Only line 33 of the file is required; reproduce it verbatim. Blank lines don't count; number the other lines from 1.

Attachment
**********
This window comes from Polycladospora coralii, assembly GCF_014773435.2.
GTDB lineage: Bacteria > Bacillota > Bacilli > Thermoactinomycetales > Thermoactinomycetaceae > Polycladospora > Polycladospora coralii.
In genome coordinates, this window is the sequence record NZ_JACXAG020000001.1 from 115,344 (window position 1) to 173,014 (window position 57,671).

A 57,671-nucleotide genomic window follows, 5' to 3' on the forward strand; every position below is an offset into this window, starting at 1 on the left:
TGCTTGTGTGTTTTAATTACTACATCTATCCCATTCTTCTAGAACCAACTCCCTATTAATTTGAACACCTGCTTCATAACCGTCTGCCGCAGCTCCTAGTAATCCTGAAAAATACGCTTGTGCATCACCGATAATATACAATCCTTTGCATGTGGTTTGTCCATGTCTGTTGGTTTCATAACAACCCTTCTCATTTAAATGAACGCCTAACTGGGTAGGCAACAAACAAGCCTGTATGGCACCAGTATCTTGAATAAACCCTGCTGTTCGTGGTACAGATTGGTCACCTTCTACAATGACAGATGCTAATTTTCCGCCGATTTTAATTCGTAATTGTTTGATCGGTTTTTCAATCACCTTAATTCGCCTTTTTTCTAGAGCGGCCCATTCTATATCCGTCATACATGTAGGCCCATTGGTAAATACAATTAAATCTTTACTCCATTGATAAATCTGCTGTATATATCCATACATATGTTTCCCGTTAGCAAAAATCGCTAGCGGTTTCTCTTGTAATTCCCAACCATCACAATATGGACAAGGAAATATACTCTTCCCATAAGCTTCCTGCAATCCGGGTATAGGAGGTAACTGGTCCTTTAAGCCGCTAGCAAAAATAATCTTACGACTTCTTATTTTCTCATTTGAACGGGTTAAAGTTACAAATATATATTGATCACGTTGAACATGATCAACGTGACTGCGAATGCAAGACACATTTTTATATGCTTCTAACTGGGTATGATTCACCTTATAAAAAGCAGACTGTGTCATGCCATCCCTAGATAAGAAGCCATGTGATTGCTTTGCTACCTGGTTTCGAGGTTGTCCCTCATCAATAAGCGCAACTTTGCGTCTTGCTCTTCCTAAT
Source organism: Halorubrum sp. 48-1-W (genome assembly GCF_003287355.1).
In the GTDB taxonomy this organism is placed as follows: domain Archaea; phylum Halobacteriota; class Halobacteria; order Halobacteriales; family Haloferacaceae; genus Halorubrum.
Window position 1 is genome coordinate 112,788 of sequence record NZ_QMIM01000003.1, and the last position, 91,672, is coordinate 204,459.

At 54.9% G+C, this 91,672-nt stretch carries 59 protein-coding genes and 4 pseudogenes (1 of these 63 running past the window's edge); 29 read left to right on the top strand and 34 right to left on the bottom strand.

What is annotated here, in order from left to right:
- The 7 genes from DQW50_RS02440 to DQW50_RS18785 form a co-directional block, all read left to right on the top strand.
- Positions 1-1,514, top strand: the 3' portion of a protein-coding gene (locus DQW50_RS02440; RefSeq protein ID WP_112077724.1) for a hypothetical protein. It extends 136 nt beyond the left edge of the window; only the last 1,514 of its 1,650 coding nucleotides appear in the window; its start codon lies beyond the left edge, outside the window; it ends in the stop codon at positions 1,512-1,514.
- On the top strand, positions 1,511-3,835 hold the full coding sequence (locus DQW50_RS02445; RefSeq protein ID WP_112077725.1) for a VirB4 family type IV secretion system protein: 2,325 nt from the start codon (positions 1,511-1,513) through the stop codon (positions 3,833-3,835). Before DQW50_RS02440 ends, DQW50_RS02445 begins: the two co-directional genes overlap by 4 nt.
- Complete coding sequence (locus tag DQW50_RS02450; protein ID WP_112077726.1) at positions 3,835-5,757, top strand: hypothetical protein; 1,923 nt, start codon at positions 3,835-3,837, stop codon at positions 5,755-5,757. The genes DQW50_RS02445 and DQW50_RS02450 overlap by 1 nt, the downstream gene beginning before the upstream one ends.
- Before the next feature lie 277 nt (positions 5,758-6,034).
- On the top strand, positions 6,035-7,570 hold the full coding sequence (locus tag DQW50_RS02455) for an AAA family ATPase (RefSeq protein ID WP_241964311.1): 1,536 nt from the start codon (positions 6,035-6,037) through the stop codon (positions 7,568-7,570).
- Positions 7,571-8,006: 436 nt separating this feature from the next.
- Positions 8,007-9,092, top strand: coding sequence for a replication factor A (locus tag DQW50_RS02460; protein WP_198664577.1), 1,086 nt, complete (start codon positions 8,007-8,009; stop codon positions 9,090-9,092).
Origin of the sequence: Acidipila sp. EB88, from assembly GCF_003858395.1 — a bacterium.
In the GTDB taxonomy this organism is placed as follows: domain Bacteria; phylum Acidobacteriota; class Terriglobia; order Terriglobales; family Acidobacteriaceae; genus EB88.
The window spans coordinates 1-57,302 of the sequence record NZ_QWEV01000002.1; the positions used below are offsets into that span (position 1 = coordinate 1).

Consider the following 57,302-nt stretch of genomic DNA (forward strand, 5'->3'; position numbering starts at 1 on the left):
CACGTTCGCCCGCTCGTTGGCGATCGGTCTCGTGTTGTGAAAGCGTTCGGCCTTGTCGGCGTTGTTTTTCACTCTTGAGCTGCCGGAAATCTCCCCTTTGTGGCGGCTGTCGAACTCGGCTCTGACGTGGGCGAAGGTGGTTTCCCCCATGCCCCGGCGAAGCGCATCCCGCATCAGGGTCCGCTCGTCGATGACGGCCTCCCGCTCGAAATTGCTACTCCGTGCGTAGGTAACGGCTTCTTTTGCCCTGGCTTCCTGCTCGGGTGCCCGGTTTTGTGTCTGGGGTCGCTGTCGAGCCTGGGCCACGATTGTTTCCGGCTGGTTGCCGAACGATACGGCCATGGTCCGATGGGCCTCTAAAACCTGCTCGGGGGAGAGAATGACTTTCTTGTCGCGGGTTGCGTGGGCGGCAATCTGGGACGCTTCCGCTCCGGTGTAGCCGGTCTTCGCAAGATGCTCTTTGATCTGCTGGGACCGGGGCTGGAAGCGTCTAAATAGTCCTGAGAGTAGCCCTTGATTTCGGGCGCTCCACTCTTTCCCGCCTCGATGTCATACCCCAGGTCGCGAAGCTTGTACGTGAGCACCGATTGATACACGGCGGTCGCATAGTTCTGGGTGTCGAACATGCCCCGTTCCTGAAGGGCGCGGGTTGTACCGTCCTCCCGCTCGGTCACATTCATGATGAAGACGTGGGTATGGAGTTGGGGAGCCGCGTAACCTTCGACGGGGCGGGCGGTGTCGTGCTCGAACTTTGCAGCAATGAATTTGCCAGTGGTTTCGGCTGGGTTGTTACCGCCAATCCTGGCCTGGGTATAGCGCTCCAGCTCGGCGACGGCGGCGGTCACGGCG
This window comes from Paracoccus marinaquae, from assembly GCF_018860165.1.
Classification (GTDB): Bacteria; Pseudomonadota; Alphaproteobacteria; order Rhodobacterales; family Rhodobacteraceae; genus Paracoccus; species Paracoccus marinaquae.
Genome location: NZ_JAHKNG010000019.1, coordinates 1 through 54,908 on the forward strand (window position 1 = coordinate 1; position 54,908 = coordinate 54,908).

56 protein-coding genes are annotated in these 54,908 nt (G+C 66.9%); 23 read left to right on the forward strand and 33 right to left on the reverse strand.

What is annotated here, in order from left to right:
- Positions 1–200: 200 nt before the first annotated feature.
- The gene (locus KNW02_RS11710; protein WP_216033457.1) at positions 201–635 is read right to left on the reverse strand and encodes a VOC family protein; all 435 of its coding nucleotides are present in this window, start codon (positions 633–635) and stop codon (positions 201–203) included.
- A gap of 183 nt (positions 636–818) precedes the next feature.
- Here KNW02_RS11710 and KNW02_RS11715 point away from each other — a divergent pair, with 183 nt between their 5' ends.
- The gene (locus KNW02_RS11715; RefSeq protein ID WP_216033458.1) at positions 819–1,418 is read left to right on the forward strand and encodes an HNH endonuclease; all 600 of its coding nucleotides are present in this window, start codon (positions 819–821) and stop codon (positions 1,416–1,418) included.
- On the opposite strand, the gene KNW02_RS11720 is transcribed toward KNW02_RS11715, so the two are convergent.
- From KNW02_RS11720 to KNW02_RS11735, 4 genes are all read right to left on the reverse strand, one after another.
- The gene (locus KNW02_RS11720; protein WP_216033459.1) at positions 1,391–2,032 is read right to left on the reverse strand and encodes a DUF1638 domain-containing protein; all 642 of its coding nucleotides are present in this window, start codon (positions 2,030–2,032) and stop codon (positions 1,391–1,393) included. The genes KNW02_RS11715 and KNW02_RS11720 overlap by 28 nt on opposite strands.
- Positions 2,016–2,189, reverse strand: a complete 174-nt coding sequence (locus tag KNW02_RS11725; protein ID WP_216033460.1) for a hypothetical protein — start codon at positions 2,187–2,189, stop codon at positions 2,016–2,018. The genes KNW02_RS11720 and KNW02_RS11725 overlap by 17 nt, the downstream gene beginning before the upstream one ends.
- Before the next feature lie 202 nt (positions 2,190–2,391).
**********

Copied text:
- The gene (locus KNW02_RS11715; RefSeq protein ID WP_216033458.1) at positions 819–1,418 is read left to right on the forward strand and encodes an HNH endonuclease; all 600 of its coding nucleotides are present in this window, start codon (positions 819–821) and stop codon (positions 1,416–1,418) included.